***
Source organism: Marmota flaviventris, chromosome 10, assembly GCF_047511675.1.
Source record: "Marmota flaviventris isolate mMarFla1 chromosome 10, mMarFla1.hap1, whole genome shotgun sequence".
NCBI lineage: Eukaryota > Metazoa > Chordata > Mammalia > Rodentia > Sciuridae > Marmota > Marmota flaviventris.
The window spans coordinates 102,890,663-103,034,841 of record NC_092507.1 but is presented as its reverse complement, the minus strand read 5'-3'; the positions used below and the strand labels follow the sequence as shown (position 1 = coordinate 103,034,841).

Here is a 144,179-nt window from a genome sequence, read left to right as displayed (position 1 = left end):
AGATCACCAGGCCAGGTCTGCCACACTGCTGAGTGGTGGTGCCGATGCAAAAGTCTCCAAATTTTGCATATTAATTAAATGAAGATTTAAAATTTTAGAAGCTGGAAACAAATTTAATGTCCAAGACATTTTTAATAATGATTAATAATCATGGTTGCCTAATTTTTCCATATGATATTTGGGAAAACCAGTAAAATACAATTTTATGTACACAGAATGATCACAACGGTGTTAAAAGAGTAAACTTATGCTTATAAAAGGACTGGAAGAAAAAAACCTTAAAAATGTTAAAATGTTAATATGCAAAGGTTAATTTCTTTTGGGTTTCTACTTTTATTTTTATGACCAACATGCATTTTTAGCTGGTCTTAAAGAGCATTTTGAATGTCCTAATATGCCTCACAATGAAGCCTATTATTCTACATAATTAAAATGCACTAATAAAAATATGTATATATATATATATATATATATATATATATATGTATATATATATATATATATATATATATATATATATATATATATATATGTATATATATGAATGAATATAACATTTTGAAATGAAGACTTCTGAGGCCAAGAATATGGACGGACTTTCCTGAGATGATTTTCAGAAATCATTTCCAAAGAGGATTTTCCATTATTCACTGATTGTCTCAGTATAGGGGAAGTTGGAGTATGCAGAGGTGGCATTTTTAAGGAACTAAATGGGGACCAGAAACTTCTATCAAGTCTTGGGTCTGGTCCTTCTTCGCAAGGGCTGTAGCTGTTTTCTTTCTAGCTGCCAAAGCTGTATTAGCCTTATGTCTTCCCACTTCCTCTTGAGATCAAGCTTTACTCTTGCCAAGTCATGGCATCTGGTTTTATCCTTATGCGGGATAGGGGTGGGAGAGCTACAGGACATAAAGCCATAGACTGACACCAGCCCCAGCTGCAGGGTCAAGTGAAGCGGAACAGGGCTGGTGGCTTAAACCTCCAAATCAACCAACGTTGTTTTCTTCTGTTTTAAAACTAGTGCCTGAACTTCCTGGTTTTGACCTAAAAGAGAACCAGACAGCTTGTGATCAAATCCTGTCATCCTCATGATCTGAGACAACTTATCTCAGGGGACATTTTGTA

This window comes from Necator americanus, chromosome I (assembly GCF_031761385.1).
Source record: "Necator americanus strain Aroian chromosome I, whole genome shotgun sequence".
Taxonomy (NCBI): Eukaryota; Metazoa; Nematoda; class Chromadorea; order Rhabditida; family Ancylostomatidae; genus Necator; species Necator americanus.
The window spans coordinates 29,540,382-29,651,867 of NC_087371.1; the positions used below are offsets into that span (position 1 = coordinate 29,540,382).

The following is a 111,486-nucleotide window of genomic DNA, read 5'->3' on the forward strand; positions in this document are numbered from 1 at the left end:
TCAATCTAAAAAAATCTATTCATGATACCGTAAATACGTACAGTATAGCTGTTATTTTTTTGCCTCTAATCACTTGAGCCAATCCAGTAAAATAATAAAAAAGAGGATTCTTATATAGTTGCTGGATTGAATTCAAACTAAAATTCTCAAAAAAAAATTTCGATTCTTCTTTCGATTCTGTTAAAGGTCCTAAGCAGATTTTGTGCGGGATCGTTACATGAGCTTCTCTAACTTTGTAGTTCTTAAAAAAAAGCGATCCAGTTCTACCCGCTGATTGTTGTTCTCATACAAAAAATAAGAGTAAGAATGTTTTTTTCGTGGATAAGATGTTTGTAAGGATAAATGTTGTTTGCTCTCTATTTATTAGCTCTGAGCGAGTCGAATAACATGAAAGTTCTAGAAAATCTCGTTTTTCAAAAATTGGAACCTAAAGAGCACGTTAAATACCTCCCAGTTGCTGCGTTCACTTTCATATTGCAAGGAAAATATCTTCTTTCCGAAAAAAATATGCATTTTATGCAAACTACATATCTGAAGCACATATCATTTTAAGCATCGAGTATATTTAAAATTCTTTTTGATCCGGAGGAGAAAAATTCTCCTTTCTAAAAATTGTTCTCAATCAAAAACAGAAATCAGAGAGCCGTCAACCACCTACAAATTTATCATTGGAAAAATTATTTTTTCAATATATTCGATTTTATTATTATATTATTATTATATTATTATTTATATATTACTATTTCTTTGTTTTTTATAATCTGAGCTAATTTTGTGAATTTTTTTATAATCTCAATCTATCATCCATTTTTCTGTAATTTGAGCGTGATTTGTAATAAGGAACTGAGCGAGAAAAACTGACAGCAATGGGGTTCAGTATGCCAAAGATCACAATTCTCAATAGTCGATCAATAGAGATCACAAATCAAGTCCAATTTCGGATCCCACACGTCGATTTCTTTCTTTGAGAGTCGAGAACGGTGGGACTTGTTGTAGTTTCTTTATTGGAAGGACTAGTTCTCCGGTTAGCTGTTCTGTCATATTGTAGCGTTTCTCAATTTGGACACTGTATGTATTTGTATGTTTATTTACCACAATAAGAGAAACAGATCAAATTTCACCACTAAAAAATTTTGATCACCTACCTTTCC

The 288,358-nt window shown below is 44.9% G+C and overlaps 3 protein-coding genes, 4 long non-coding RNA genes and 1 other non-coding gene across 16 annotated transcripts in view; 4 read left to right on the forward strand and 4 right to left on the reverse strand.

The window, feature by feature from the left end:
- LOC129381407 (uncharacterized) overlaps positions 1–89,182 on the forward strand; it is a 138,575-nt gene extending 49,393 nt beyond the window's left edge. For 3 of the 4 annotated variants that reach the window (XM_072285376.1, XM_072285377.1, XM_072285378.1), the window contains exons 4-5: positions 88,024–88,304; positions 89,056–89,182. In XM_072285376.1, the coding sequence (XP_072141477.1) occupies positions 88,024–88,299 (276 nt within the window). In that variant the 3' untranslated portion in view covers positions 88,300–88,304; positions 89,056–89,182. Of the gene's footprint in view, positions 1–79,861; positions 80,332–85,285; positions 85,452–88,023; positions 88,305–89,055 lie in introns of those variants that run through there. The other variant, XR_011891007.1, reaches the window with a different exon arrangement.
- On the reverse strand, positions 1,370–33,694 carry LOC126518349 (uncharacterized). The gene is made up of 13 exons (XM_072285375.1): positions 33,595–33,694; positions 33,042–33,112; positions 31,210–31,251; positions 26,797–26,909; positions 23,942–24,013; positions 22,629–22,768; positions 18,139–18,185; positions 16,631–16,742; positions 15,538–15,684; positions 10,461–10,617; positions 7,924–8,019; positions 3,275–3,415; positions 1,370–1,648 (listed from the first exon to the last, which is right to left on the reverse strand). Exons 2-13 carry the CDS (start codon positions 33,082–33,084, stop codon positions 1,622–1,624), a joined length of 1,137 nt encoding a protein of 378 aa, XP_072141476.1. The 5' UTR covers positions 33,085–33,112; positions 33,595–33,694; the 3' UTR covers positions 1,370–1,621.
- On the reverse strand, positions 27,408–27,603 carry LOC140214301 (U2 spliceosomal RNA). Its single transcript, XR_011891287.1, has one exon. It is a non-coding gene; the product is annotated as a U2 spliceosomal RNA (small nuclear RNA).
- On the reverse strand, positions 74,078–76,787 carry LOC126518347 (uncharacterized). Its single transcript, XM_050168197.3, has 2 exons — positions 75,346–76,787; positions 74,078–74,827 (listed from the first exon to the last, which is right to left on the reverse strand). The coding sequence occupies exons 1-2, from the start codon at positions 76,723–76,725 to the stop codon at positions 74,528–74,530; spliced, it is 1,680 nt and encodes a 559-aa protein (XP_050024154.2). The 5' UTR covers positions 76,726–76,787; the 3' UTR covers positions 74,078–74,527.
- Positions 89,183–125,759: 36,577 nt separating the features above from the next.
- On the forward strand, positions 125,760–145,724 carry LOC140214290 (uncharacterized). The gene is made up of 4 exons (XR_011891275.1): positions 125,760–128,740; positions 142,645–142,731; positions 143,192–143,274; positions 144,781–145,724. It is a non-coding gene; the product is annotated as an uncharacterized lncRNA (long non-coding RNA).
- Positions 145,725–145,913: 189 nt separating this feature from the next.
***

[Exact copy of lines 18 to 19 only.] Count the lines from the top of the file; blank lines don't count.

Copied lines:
- On the reverse strand, positions 74,078–76,787 carry LOC126518347 (uncharacterized). Its single transcript, XM_050168197.3, has 2 exons — positions 75,346–76,787; positions 74,078–74,827 (listed from the first exon to the last, which is right to left on the reverse strand). The coding sequence occupies exons 1-2, from the start codon at positions 76,723–76,725 to the stop codon at positions 74,528–74,530; spliced, it is 1,680 nt and encodes a 559-aa protein (XP_050024154.2). The 5' UTR covers positions 76,726–76,787; the 3' UTR covers positions 74,078–74,527.
- Positions 89,183–125,759: 36,577 nt separating the features above from the next.